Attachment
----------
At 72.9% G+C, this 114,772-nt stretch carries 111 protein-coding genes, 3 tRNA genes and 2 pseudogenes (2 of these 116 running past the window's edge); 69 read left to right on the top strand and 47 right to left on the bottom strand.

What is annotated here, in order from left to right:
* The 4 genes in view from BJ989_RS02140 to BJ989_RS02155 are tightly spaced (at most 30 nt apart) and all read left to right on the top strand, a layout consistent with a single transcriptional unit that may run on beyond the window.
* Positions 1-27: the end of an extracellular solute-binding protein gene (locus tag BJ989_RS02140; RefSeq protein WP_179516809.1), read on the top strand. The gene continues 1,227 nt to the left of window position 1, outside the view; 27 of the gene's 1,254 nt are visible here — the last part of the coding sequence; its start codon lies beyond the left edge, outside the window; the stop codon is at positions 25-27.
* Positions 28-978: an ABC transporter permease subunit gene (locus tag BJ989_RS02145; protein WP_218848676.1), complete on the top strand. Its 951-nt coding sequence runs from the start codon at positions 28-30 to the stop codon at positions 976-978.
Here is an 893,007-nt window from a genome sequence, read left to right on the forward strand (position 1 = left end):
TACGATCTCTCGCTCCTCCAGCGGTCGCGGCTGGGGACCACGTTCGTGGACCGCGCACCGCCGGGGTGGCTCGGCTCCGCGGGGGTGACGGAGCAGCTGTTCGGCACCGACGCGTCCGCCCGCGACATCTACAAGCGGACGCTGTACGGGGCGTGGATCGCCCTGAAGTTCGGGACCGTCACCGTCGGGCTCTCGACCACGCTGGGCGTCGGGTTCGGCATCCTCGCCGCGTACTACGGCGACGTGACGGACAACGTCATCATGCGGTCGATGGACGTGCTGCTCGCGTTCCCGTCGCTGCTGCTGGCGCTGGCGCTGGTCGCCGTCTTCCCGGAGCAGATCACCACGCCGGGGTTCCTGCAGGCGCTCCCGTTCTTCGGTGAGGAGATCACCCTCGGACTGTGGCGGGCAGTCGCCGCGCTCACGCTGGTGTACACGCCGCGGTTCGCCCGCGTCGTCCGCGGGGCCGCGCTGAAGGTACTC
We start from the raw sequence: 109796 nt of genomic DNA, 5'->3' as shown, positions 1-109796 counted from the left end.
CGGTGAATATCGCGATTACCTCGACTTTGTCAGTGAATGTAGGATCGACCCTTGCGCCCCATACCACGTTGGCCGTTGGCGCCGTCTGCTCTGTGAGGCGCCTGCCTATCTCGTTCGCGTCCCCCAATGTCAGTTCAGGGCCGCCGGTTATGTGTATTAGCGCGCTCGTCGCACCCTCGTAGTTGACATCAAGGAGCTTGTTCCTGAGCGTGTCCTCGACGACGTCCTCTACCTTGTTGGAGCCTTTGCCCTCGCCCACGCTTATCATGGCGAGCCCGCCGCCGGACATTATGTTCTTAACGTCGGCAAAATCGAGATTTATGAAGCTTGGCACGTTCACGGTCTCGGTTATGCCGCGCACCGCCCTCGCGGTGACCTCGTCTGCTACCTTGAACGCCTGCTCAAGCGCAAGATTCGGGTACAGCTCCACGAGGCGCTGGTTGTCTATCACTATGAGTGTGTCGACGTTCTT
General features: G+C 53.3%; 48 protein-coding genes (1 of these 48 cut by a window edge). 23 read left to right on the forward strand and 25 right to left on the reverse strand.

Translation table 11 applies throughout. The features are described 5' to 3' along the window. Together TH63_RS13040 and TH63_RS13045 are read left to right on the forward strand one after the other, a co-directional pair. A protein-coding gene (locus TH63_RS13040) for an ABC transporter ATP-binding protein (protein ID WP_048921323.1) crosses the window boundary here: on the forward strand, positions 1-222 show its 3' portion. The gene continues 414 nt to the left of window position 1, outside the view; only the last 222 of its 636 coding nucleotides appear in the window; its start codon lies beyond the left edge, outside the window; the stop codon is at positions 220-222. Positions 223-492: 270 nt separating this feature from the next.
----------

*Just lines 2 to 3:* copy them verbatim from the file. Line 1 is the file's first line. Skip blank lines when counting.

What is annotated here, in order from left to right:
* The 4 genes in view from BJ989_RS02140 to BJ989_RS02155 are tightly spaced (at most 30 nt apart) and all read left to right on the top strand, a layout consistent with a single transcriptional unit that may run on beyond the window.